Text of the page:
One of my favorite movies is 1000 clowns and in it Jason Robards makes this speech:
Murray Burns: Five months ago I was on the subway on my way to work, was sitting on the express same as every morning looking out the window watching the local stops go by in the dark with an empty head and my arms folded, not feeling great, not feeling rotten, just not feeling. And for a minute I couldn’t remember, I didn’t know, unless I really concentrated, whether it was a Tuesday or a Thursday or a… for a minute it could have been any day.
Murray Burns: I gotta know what day it is. I gotta know what’s the name of the game and what the rules are without anyone else telling me. You gotta own your own days and name ’em, each one of ’em, every one of ’em, or else the years go right by and none of them belong to you. And that ain’t just for weekends, kiddo.
I am not this ambitious, not yet. I can’t be bothered to name every day. But i can certainly name every month, starting with the default of the English translations of the curious Czech month names which serve me perfectly well until i think of something unique to name the month. Something inspired by world events, or the name of a Child born that month, or some delicious local food which we are harvesting. I have used it for desired political forecasts and as is the case for all non-magical fortune tellers, i often guess wrong.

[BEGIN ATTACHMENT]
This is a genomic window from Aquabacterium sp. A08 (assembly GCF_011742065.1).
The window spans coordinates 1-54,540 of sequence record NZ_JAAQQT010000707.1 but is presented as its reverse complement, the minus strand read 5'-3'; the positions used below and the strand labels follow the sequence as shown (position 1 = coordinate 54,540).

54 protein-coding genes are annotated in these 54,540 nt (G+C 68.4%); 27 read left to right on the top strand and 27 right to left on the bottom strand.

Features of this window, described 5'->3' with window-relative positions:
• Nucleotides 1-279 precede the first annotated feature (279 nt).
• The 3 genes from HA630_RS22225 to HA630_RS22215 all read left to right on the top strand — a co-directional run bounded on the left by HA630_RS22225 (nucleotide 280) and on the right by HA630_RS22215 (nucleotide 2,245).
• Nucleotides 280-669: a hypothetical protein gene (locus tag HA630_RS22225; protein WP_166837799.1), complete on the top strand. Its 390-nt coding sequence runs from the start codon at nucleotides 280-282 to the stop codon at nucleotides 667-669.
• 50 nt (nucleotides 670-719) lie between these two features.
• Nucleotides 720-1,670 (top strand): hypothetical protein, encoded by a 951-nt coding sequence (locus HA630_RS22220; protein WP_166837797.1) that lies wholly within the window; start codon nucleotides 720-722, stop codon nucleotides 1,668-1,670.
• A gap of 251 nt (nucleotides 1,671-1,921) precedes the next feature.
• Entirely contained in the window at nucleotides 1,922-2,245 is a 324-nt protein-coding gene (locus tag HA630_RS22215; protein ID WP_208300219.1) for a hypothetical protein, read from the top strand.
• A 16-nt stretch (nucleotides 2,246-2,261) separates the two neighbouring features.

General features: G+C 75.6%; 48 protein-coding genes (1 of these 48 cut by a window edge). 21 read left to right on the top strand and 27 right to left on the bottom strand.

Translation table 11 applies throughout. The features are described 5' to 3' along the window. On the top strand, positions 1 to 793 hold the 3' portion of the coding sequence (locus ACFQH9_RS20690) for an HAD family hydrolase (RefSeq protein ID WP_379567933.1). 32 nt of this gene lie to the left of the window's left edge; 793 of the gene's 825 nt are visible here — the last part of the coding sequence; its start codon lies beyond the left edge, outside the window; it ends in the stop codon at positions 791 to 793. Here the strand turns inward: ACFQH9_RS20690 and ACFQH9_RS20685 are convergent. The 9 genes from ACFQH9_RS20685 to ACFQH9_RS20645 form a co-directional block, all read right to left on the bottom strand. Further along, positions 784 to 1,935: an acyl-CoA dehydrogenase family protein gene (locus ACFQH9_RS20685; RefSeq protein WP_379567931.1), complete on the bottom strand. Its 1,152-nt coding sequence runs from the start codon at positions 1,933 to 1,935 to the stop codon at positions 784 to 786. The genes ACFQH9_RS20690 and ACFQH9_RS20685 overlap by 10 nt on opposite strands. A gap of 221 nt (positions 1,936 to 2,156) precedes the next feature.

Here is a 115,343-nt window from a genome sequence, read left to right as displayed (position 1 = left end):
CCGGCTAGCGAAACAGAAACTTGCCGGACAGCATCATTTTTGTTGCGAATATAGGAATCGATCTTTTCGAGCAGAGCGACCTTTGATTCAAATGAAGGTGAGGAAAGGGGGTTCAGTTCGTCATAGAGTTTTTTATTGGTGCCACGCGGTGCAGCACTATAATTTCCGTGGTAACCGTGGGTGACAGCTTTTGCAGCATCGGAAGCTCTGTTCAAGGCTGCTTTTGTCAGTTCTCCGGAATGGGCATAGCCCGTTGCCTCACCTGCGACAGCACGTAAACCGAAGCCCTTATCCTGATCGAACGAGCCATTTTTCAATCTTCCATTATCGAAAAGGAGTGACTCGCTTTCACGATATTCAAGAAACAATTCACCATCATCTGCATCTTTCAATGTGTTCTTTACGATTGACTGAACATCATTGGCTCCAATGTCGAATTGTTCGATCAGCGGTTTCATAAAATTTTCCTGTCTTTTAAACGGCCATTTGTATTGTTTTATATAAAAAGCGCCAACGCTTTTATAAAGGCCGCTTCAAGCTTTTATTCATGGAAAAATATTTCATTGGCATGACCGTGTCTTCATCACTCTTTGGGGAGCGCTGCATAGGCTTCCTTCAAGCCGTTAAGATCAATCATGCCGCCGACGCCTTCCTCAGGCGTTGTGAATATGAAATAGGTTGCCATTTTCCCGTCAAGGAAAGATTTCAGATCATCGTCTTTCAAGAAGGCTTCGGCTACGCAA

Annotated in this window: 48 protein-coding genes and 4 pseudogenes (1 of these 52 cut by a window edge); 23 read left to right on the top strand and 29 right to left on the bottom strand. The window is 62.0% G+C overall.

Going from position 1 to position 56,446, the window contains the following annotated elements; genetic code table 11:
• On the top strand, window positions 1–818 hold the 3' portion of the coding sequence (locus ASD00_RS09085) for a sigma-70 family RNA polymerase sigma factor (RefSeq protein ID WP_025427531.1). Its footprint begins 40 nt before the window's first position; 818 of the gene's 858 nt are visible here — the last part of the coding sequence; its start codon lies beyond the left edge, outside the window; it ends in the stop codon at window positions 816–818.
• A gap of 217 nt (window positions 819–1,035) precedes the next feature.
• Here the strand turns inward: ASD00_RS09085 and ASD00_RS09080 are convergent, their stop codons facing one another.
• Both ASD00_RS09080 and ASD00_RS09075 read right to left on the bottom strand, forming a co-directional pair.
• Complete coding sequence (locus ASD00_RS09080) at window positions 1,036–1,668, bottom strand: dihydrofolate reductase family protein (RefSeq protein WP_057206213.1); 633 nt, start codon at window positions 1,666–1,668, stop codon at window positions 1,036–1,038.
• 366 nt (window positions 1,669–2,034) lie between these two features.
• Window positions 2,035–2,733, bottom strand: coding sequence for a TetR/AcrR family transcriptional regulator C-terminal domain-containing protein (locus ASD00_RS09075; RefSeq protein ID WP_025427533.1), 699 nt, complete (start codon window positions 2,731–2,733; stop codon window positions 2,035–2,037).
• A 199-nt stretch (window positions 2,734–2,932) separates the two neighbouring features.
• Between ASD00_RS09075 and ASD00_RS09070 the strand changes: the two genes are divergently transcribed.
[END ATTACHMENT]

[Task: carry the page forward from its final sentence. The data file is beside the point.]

For about 20 years, since i was first inspired by Erik Piper (who had two “k”s in Erikk, before the recession hit) to adopt this practice i have been signing upwards of 95% of my non-marketing emails with my name, where i am and the date. Like this
Paxus at Twin Oaks
11 Animals in Heat 2012
It is not unusual for me to be in correspondence with people for months – media people, folks interested in community, activists, and for me to use a different cryptic month name each month for some time before they ask me what is going on with them. They almost always ask in September or March.
These months are, respectively, Animals in Heat and Pregnant Animals. And there is something about animal reproductive schedules that really gets readers curious and breaks them out of their apathy of inquiry and gets them to finally say “Hey, where does ‘Pregnant Animals’ come from?”